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This wiki discusses a keyboard layout for Tongan licensed under the MIT license. It includes phonemes necessary for IPA transcription of Tongan, and also supports other Polynesian languages such as Tahitian, Samoan, Maori, and Hawaiian.

Background Information

Tongan is a Polynesian language. It is written with the Latin alphabet, and as 17 total letters. It is very similar to other Polynesian languages such as Samoan and Maori (languages that are not as under-resourced).

Existing Resources


  • Microsoft keyboard Macro for Tongan. [1]
  • This is a Windows system Polynesian keyboard. It was originally designed for Tonga, but because other Polynesian languages use the macron, fakamamafa, and fakauʻa. [2]

Conclusions Seeing as the official languages of Tonga include both Tongan and English, I will base my keyboard layout on English and add the necessary extra keys to represent macrons on vowels and an inverted apostrophe to represent the 17th consonant, the fakauʻa.


I chose to base my Tongan keyboard off of the standard English Keyboard. Tongan and English are the official language of Tonga, so English is likely to be the most common language spoken by those who speak Tongan. Additionally, all letters in the Tongan orthography are also found within the English orthography except for the fakauʻa (glottal stop).

Letters in the Tongan orthography:

Tongan alphabet
Letter a e f h i k l m n ng o p s t u v ʻ
Pronunciation a e f h i k l m n ŋ o p s t u v ʔ


Macrons are used on all vowels [a, e, i, o, u] in Tongan, so I decided to include all macron notations as 3rd level markings (RALT - letter). Capital letters with macrons are 4rth level markings. This way only two keystrokes are needed for lower case vowels with macrons and three strokes for upper case vowels with macrons. These are commonly used within the orthography, so it is important to simplify their use.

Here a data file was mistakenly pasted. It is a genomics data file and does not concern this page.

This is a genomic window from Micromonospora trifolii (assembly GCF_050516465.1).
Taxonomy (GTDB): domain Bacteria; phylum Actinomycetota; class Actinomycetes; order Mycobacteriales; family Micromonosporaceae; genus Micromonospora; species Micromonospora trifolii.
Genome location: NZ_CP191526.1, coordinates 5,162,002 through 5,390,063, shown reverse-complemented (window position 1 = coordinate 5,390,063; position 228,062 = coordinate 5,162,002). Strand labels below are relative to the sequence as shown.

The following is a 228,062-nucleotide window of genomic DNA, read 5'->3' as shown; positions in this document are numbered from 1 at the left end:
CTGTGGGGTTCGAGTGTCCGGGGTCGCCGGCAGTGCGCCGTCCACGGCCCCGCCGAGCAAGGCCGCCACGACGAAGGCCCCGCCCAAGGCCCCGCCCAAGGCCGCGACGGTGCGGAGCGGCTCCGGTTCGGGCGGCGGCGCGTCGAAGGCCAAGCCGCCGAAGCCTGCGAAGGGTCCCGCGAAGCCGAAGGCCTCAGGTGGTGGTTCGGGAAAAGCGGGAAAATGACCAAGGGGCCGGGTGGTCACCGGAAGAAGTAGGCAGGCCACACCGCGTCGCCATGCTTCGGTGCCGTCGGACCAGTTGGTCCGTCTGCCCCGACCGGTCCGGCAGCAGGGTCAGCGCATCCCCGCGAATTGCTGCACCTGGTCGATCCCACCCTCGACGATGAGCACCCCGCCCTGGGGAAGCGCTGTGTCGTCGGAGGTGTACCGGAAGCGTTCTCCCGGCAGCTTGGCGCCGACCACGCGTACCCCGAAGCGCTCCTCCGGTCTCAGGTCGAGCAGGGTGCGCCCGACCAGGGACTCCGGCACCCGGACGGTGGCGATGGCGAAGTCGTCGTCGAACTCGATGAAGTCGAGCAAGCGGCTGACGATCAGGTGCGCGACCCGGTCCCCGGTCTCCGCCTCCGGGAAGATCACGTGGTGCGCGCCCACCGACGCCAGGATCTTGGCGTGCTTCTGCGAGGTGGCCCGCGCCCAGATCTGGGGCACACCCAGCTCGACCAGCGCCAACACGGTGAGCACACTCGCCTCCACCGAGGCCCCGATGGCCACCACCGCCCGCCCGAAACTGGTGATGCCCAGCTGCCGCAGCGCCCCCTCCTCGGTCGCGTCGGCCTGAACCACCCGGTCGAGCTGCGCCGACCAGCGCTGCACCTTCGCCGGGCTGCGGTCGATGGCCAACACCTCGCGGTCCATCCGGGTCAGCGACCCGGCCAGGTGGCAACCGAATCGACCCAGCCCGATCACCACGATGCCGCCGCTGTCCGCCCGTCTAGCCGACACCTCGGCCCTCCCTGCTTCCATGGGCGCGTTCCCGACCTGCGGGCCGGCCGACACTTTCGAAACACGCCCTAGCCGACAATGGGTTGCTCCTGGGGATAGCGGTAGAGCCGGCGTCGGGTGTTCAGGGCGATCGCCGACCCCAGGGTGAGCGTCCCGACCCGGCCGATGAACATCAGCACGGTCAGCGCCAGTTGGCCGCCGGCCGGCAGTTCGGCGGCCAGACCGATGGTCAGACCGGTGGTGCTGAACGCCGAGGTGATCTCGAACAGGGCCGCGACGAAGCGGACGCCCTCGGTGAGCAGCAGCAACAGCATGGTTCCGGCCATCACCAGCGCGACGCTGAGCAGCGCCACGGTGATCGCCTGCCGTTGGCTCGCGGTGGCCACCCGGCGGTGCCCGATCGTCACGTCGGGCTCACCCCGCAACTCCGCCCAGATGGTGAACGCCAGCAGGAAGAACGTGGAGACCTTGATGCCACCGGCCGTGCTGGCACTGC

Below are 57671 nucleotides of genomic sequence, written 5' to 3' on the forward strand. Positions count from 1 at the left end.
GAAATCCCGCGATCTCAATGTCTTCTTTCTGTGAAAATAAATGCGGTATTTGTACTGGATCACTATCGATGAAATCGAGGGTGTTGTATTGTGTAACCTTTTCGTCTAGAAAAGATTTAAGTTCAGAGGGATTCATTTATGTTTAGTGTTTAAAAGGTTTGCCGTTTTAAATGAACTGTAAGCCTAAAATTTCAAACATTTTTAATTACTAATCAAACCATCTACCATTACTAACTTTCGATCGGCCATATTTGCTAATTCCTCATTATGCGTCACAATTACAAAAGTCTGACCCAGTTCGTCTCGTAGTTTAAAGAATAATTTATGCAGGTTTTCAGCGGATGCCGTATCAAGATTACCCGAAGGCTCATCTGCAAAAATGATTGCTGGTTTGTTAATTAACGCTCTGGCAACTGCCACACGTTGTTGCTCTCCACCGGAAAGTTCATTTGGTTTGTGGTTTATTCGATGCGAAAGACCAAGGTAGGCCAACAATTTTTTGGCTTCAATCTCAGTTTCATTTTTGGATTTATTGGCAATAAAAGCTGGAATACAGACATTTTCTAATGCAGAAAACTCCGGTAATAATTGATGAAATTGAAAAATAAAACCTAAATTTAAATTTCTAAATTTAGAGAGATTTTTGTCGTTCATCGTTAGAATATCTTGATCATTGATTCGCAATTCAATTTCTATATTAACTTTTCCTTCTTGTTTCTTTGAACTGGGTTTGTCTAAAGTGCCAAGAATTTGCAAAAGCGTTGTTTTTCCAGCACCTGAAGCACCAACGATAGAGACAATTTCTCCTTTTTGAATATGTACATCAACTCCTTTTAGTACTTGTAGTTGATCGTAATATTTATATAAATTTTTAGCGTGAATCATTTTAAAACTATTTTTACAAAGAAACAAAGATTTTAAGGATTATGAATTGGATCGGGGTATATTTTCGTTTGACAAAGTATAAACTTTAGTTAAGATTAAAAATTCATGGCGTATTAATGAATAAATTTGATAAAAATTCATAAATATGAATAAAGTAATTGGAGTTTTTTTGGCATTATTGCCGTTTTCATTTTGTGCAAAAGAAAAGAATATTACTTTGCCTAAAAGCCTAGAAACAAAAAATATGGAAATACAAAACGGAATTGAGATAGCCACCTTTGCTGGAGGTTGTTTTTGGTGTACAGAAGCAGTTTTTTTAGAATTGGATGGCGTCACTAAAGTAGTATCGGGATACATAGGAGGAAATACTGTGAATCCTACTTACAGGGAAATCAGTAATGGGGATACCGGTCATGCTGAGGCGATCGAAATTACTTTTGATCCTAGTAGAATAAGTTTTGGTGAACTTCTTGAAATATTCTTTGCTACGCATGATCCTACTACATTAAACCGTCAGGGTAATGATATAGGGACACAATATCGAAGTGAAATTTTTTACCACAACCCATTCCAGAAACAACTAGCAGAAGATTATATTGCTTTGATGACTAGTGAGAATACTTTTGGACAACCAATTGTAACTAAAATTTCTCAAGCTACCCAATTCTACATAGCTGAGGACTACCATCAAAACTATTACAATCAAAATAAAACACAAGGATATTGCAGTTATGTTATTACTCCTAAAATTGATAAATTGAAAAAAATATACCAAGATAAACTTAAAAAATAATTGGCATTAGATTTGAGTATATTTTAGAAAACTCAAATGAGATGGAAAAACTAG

Tongan's last consonant is the fakauʻa, which represents the glottal stop. It is not readily accessible on the traditional English keyboard. When trying to type in the Tongan orthography, many try to replace the fakauʻa with a single quote, but it should instead be represented by an inverted apostrophe (Unicode symbol U+02BB)[4]. Since the fakauʻa is very commonly used in the Tongan orthography, I made it a 1st level key (AC11 - typically the single quote key in the English keyboard). I then made the single quote a 3rd level key (RALT - AC11) and kept the double quotation marks at the 2nd level (RALT - AC11). I could have shifted the single quotation marks to the 2nd level, and double quotation marks to 3rd level, but that would mean those who were familiar with the English keyboard layout would need to relearn a new way of typing 3 separate items. This method would just require them to adjust solely to typing one keystroke for the fakauʻa and two keystrokes for a single quotation mark, instead of one. Furthermore, in the Tongan text I have examined so far, specifically the Tongan Bible transcription [5], the double quotation marks are used more often than single quotation marks.

Extra Steps

Support for similar Languages

Tongan is a Polynesian language, and shares many features/characteristics to its sister languages. Hawaiian also uses a glottal stop and macron in it's orthography represented by the ʻokina and kahakō. All the letters in its alphabet are included in this keyboard. Tahitian, Samoan, and Maori can also be typed using this Tongan keyboard, as they too use a macron to represent a lengthened vowel and inverted apostrophe to represent a glottal stop.

IPA Transcriptions

I added additional support for all phonemes that could potentially be used in Tongan IPA transcriptions, including /ŋ/, /ʔ/, and the acute accent which is used to indicate on which syllable stress falls.

The /ŋ/ can be accessed as a 3rd level key on the 'G' key both in lower case (ALT-AC05) and upper case forms (4rth level (ALT-AC05)).

The /ʔ/ is a 4rth level key on the same key as the fakauʻa, the orthographic representation of the glottal stop.

I included the acute accent as a compose key, because all the levels of each vowel are being used by the vowel with a macron diacritic, a much more common combination. I placed this key at the tilda key, as again, it is rarely used and the accent mark symbol also may make it easier for people to remember the acute accent mark lives on that key.


  1. Download the ton file listed in my keyboard repo on github.
  2. Put the ton file in /usr/share/X11/xkb/symbols.
  3. Add a layout entry in the /usr/share/X11/xkb/rules/evdev.xml file for the layout. To do this, search for the end of the layoutList section by searching for </layoutList> in the file. Copy and paste the layout block below (between the last </layout> and </layoutList>and modify it for this layout.
            <description>Martina's Tongan (Polynesian) + IPA layout</description>
  4. Save the file, exit the editor. Run cinnamon --replace on the command line.
  5. Go back to your keyboard layout settings, and you should be able to find the layout under "Martina's Tongan (Polynesian) + IPA layout" in the list.
  6. References